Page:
Our living conditions had improved, with the real difficulties lay in our work. Small countries can be quite challenging because the competition for a limited amount of business is so fierce. If you don’t have sufficient strength of mind, the challenges might easily force you to retreat. What pulled me through all the hardship was a simple thought: I wanted to prove my value.
The team in a small country is like a family. You need to shoulder more responsibility and if you don’t take good care of the team, it falls apart.
The thought of trying to reach that target was making my head spin, but once you’ve been given a job, you’ve got to grit your teeth and get it done. There’s no point trying to negotiate. Fortunately, everyone in my office had the same sense of mission. We were determined to get a firm grip on this market.
In terms of relationships, I missed out on some of the exciting moments in life, like being there when my son was born. I wasn’t able to look after my parents when they were ill, or say a final goodbye to departed relatives. But I gained the unforgettable comradeship that comes with shared dedication and laughing together even in the toughest times.
Today, I am no longer in Burundi, but I know there are still many “frontiers” in Africa. And there are still many Huawei employees struggling and making their own trade–offs out there. I believe that our spirit of adventure and dedication lives on, spread among countless Huawei people.
Chapter 9, Why Woks Are a Company Asset, by Shi Jian
Note: this chapter is about a chef who started working with Huawei in Côte d’Ivoire and over time, worked his way up the ranks in the company to great success…
I had always liked the energy of this young team. The company’s employees were not like anyone I’d worked with before.
As the Chinese proverb goes, “Even the smartest housewife can’t make dinner without rice.”
Chapter 10, Every Cloud Has a Silver Lining, by Long Feng
Note: Long Feng was in Sierra Leone during the Ebola epidemic.
As the saying goes: “Fate helps those who help themselves.”
During my time in Sierra Leone, I came to realize that ordinary and extraordinary are like two sides of the same coin. As long as you accomplish your ordinary work on the one side, you will embrace an extraordinary life on the other. In the face of the epidemic, I saw myself overcome my fear and anxiety, and developed a calm, brave attitude. I don’t think anyone would regret remaining at their post after being through what I have experienced.
The light of day penetrates into the room. The rainy season is just about over. Clouds will always blow away eventually. And I, back in China, working at an ordinary post at Huawei, will keep forging ahead to pursue my dreams.
Chapter 11, True Grit and Grace, by Rina Lou
Note: Rina Lou is a service professional at Smartcom, a subsidiary of Huawei that provides travel, hotel and canteen services. Her story revolves around Huawei’s participation at the Mobile World Congress (MWC). To understand how dedicated Huawei is to its customers, this chapter really shows to what depth and breadth the company goes through to make the customer happy.
Though I miss my parents terribly, I am entirely dedicated to working with my colleagues to ensure Huawei’s success at high visibility events.
I remember when I started my job, I was given a thick volume of standard operating procedures (SOPs). At the time, I could not believe the SOPs consisted of 119 chapters and elaborated on all possible work scenarios and knowledge I needed to acquire. For example, the SOPs lay out a series of standards for what to do and what to say concerning serving a customer a cup of tea, including how to open the meeting room door, how to identify the guest of honor and what the recommended temperature of the tea is. There are even precise instructions on how many centimeters the cup should be placed from the edge of the table, for the convenience of the customer. No detail can be overlooked.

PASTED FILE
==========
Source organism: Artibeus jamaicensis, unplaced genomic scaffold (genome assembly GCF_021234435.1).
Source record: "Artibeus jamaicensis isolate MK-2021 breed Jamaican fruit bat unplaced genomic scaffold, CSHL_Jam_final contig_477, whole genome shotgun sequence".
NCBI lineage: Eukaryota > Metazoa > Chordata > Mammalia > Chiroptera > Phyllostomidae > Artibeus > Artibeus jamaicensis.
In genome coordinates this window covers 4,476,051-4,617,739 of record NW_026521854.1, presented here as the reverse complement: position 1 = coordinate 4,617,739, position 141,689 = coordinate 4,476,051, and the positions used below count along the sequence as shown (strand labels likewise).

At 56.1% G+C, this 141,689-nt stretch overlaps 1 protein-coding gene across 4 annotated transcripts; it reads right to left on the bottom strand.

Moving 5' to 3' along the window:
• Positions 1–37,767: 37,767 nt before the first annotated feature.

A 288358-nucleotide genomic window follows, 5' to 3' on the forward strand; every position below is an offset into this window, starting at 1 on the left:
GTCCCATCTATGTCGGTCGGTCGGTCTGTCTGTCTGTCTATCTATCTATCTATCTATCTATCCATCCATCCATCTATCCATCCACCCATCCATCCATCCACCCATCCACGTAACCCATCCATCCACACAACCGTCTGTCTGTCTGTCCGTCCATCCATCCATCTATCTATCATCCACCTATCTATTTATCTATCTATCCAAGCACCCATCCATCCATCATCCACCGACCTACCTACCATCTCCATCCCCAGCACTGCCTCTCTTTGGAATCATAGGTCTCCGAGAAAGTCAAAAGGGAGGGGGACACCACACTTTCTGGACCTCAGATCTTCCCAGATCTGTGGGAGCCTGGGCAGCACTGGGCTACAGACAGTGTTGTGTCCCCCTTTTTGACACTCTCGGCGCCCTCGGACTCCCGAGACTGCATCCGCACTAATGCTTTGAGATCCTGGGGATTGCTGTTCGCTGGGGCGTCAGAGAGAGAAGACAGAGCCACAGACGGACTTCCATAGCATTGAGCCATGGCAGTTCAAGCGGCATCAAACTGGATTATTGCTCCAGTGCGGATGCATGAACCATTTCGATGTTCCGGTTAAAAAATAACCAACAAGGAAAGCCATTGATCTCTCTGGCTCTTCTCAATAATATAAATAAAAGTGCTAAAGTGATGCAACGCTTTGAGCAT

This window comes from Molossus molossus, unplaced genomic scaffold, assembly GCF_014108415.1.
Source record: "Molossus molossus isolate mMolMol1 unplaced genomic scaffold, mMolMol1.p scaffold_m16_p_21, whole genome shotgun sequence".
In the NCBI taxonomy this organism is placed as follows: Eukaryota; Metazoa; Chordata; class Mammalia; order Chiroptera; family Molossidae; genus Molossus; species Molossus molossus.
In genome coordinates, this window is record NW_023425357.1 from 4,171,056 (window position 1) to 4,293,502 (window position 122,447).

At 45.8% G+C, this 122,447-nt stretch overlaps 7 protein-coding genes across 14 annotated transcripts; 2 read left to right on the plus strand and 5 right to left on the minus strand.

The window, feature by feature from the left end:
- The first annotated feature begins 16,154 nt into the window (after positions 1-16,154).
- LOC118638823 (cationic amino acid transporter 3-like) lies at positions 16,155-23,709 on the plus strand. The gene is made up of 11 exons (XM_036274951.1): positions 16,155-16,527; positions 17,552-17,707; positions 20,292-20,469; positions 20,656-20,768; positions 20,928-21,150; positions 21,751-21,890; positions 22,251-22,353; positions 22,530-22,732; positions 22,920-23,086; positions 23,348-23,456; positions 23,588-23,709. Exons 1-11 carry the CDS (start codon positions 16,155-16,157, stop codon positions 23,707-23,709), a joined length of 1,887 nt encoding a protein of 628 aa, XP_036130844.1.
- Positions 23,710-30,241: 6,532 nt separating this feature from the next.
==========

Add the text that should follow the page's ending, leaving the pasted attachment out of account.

When I joined Huawei, I was a blank slate. The company helped me to gain rich experience over the past eight years, a period when I became familiar with my job and established my professional identity. I now take pride in being a service professional.
Over the years, I’ve also witnessed how Huawei itself has changed and grown through every professional event. I am proud to be part of this team and the company.
The service sector can be viewed as a battlefield, where every successful reception is a victory!
Chapter 12, An Earth–Shattering Birthday, by Hu Wei
Note: this story shows how Huawei works in product development and testing.
Time passes so quickly. I’ve been working at Huawei for more than 10 years now, and in that time, I’ve grown from a wild and reckless youth into a calm and seasoned veteran. More than a decade of exploration and pursuit has left me with a treasure trove of memories.
Our goal was to make the best products in the industry.
Looking back, the most difficult times in Huawei ended up being the most personally enriching.
Life is a tapestry of surprises and headaches.
Chapter 13, The Day I Was Robbed, by Xu Shanshan
Note: I spent a total of several months working in RSA (Republic of South Africa), traveling all over that incredibly beautiful country. Luckily, I never had a security problem.
It just goes to show that whatever situation you find yourself in, there is always a positive angle if you just look for it!
We can proudly say that we finally had the experience of being held up at gunpoint in Johannesburg!
Working overseas can be lonely, arduous, and at times downright dangerous. But with the help, care and humor of colleagues, it’s hard not to find a bit of fun even in the hardest aspects of the work.
Chapter 14, The Overseas Adventures of a Bemused Female Administrative Manager, by Tang Xiaoyi
Note: this chapter gives a good example of being held accountable at Huawei…